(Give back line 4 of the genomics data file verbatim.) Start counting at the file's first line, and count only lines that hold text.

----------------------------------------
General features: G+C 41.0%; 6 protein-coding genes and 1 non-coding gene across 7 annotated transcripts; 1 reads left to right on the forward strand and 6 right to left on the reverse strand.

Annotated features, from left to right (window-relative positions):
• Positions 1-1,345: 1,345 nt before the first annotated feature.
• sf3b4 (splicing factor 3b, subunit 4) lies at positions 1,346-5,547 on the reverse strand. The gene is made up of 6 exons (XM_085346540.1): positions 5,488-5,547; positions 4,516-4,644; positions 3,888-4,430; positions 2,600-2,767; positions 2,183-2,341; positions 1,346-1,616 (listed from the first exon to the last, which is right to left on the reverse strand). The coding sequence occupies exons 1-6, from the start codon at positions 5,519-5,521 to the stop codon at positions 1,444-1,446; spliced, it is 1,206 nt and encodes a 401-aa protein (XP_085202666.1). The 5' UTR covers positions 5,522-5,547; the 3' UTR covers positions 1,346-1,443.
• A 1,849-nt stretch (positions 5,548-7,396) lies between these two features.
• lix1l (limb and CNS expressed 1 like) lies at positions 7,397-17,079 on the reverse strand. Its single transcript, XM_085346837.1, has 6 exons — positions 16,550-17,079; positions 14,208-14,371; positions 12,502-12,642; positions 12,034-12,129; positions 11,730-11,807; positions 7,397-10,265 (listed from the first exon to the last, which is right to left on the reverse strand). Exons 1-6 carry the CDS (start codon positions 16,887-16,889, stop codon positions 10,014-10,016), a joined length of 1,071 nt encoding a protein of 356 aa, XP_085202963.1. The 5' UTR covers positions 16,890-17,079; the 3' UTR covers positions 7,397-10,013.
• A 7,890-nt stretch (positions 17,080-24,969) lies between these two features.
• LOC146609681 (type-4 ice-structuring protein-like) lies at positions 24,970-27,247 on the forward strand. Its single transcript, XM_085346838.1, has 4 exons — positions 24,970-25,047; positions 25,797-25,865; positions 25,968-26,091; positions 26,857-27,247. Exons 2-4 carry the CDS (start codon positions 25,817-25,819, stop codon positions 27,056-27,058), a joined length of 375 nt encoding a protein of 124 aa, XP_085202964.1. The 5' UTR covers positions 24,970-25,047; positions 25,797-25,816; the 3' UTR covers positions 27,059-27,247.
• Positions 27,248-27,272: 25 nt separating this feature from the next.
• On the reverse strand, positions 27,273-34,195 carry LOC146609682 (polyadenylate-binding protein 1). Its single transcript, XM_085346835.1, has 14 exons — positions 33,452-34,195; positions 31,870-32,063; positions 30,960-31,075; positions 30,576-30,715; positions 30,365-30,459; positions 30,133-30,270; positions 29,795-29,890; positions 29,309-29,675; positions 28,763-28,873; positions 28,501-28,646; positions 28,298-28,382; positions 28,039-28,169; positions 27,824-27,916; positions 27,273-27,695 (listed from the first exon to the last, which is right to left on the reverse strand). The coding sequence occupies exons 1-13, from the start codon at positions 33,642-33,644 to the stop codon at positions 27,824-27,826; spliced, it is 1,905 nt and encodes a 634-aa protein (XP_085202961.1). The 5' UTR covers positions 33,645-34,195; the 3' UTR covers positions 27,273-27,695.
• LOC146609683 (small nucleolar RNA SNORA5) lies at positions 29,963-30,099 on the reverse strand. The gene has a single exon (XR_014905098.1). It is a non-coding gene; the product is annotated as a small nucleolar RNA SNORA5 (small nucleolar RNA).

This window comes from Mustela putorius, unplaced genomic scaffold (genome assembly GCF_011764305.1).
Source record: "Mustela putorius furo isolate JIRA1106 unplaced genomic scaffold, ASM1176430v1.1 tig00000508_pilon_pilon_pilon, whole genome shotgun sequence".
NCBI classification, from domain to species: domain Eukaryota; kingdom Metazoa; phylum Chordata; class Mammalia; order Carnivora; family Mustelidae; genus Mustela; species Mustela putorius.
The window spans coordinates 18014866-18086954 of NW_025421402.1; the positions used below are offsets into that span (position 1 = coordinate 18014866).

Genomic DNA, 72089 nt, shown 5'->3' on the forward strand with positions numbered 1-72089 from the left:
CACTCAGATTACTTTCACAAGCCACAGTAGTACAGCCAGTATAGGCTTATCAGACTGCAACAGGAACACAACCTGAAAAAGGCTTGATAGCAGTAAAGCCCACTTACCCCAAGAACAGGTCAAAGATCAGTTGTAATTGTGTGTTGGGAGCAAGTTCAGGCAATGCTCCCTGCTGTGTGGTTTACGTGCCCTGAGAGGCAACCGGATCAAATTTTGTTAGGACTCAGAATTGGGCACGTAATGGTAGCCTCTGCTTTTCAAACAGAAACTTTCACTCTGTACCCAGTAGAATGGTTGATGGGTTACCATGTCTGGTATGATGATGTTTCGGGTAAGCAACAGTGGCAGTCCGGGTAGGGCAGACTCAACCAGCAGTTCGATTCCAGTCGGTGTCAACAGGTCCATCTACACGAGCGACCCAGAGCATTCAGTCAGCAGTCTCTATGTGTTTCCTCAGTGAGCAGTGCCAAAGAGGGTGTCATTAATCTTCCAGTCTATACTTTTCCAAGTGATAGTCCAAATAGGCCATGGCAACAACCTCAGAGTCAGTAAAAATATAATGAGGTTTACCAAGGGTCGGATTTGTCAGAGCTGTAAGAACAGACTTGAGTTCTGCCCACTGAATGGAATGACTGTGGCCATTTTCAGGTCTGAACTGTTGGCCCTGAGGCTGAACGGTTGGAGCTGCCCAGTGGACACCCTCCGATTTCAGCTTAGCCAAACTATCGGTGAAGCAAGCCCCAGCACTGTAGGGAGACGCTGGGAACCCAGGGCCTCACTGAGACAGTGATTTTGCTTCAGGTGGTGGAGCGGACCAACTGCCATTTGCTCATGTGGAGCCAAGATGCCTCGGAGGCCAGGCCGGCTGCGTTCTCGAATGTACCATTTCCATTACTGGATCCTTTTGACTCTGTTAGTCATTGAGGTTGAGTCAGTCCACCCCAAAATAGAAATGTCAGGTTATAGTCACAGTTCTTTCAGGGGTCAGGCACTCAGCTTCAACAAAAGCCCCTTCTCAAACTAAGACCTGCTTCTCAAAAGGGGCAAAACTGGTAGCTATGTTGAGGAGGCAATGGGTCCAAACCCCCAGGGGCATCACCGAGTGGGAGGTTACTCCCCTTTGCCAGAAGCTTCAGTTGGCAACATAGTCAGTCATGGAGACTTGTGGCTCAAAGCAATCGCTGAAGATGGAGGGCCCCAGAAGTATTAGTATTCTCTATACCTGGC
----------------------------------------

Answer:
• sf3b4 (splicing factor 3b, subunit 4) lies at positions 1,346-5,547 on the reverse strand. The gene is made up of 6 exons (XM_085346540.1): positions 5,488-5,547; positions 4,516-4,644; positions 3,888-4,430; positions 2,600-2,767; positions 2,183-2,341; positions 1,346-1,616 (listed from the first exon to the last, which is right to left on the reverse strand). The coding sequence occupies exons 1-6, from the start codon at positions 5,519-5,521 to the stop codon at positions 1,444-1,446; spliced, it is 1,206 nt and encodes a 401-aa protein (XP_085202666.1). The 5' UTR covers positions 5,522-5,547; the 3' UTR covers positions 1,346-1,443.